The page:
We have been concerned with the status of some of the columns that are part of the roll-off-roof of the Hopewell Observatory, so we decided to remove a couple of courses of cinderblock to see what was inside. It turned out to be built much more sturdily than they appeared. and removing those two layers of cinderblock ended up being a much harder job than we expected. We had to build a very strong ‘crib’ to hold the upper part of the 9-foot-tall column in place while we removed the lower foot-and-a-third.
In the video, you see me using a small hand-held air-hammer with chisel to clean up the underside of the upper part of the column, so that the new solid cinderblocks can be mortared into place. The buzzing noise you hear is the air compressor.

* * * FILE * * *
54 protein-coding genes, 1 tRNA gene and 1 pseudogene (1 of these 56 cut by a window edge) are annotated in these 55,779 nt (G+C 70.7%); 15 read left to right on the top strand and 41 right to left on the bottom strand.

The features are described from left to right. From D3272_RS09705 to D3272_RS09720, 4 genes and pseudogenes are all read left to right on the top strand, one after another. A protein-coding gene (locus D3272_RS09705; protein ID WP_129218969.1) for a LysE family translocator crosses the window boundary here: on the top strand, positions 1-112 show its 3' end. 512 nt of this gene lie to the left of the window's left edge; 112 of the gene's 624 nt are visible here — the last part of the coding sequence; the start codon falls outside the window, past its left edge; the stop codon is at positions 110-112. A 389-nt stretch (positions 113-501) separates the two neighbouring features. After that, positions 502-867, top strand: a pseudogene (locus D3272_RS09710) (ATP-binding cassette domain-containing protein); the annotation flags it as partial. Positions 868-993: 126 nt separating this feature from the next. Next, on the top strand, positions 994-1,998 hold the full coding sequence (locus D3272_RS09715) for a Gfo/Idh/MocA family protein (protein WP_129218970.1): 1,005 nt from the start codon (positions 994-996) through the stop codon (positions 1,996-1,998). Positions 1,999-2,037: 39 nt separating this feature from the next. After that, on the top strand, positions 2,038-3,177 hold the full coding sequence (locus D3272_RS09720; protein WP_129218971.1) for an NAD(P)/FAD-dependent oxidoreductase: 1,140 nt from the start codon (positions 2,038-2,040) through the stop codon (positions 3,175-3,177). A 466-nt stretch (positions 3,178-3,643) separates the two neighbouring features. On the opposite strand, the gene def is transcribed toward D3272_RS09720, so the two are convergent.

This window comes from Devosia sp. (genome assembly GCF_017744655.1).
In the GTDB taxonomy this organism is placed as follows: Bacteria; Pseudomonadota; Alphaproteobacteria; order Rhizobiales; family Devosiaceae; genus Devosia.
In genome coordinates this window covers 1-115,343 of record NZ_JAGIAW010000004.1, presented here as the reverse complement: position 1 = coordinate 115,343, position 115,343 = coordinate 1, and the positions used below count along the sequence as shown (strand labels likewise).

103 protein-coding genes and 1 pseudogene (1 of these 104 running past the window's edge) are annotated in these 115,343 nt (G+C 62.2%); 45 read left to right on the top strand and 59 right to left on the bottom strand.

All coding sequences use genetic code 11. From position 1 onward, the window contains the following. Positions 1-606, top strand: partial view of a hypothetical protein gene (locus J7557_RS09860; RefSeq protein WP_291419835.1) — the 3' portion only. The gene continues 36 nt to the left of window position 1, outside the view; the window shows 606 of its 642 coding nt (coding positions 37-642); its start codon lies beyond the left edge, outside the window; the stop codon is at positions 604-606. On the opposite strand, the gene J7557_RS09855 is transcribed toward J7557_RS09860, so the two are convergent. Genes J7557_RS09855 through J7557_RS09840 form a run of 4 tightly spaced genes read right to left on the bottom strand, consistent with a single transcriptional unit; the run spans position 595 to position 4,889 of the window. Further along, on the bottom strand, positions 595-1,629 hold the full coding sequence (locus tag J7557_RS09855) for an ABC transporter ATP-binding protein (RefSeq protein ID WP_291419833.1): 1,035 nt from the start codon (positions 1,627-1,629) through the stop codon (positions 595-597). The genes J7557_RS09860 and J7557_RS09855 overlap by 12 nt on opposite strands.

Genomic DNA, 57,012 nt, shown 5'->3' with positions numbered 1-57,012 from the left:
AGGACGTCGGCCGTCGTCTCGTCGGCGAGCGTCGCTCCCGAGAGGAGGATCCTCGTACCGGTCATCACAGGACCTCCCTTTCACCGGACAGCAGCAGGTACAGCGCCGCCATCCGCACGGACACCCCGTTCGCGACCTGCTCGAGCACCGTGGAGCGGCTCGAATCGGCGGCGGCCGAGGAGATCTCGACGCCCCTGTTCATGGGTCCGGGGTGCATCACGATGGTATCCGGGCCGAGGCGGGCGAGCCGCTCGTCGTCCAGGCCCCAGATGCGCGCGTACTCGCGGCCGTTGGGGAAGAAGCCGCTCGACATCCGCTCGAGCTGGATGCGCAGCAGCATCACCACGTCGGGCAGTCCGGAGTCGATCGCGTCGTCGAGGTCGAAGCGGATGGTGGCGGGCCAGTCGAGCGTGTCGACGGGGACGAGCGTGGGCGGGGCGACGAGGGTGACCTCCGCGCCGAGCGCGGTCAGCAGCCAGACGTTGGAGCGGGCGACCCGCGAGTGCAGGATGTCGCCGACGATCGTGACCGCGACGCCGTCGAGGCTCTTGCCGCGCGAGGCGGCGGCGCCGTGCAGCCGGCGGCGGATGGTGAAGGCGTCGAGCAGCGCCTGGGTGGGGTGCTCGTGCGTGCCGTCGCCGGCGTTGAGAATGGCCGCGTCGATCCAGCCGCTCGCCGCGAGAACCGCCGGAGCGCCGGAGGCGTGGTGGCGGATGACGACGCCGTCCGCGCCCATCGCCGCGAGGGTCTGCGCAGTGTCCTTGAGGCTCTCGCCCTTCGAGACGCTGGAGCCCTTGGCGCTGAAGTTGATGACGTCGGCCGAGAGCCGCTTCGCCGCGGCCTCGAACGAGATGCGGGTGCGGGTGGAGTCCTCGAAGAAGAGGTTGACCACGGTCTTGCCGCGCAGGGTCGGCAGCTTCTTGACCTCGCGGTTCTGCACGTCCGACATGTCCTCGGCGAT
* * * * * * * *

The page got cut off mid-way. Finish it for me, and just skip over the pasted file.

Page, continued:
We didn’t realize there was rebar (reinforcing iron bars) and concrete poured into most of the ‘cells’ of the 16″ by 24″ columns. Now we do.
(In the summer of 1970, between my junior and senior years, I found a job in Brooklyn working on a rodding truck for the local electric power utility, Con Edison — a hard and dirty job that made me itch constantly because of all the fiberglass dust that was scraped off the poles we used to clean out the supposedly empty, masonry, electric conduits that went from one manhole to the next. I guess I pissed off our truck crew’s supervisor, so the very day that I was about to quit to go back to college, I was told that I was being transferred to a jack-hammer crew, where I probably would have gone deaf. This woulda been me, except I quit)
After that was done, I trimmed some of the trees to the west. Constant struggle with the shrubbery!